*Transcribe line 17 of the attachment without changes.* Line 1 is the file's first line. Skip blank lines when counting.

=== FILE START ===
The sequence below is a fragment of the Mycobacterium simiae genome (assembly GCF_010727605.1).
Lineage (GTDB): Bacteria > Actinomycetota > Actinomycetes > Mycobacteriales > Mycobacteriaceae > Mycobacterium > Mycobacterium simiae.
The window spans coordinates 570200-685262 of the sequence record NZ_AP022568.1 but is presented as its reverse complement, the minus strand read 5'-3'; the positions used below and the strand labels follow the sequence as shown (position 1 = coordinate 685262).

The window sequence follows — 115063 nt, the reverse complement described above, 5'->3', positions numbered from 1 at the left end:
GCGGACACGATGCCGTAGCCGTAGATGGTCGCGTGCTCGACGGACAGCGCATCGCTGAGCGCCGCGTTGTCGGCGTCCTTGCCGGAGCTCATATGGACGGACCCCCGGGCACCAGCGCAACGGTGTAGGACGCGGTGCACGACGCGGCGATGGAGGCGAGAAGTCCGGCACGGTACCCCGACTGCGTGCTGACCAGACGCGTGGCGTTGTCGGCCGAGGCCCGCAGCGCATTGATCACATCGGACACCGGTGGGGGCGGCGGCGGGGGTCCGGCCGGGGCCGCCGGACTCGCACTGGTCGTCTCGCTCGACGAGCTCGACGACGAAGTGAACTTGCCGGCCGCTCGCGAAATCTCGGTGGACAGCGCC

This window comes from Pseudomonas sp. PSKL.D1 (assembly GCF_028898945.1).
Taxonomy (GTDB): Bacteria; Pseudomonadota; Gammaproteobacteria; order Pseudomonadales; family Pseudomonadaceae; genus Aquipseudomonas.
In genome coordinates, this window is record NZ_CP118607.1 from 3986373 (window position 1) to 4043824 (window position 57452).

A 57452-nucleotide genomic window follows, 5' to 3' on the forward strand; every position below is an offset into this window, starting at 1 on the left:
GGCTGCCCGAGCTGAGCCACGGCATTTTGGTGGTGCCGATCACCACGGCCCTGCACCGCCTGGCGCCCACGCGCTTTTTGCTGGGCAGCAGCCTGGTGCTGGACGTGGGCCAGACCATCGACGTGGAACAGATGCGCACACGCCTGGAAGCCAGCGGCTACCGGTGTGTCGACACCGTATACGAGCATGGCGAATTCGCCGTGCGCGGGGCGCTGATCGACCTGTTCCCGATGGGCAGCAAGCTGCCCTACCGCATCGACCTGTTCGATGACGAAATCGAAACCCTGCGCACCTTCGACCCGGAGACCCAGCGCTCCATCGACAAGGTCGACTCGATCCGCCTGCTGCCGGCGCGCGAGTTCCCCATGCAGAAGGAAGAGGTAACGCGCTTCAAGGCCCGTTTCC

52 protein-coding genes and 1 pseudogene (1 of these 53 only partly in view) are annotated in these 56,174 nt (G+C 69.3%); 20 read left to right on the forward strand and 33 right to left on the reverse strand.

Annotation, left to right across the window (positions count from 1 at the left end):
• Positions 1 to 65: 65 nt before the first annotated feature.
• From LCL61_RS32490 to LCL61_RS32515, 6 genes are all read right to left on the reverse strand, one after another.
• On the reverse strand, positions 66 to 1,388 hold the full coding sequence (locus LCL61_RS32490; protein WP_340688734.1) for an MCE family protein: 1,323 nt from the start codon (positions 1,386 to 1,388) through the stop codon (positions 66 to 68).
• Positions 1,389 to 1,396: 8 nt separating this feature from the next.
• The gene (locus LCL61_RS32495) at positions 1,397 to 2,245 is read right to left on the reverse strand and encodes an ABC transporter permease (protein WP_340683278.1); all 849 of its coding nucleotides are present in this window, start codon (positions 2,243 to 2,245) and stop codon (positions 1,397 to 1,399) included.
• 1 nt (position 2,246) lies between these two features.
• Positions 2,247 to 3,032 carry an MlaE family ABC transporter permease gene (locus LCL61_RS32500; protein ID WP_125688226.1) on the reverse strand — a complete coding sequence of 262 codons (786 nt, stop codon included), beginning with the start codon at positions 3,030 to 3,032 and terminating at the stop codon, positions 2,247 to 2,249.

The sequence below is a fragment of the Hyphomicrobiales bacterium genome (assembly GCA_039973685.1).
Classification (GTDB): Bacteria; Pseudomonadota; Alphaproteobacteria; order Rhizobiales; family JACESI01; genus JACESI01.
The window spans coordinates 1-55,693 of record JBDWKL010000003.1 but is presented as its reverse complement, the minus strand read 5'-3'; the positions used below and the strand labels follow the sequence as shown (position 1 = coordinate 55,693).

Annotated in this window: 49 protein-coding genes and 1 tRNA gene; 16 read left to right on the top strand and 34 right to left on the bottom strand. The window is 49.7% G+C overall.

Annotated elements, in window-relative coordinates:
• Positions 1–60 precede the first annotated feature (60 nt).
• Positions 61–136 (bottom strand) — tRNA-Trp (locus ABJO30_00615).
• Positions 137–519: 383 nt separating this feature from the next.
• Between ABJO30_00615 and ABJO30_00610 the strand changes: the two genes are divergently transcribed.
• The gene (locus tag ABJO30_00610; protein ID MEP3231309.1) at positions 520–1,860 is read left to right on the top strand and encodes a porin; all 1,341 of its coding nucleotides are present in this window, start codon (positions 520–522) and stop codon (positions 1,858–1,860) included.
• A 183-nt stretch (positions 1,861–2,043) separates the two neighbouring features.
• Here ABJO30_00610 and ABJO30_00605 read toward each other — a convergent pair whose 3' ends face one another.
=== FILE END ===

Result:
• The gene (locus LCL61_RS32495) at positions 1,397 to 2,245 is read right to left on the reverse strand and encodes an ABC transporter permease (protein WP_340683278.1); all 849 of its coding nucleotides are present in this window, start codon (positions 2,243 to 2,245) and stop codon (positions 1,397 to 1,399) included.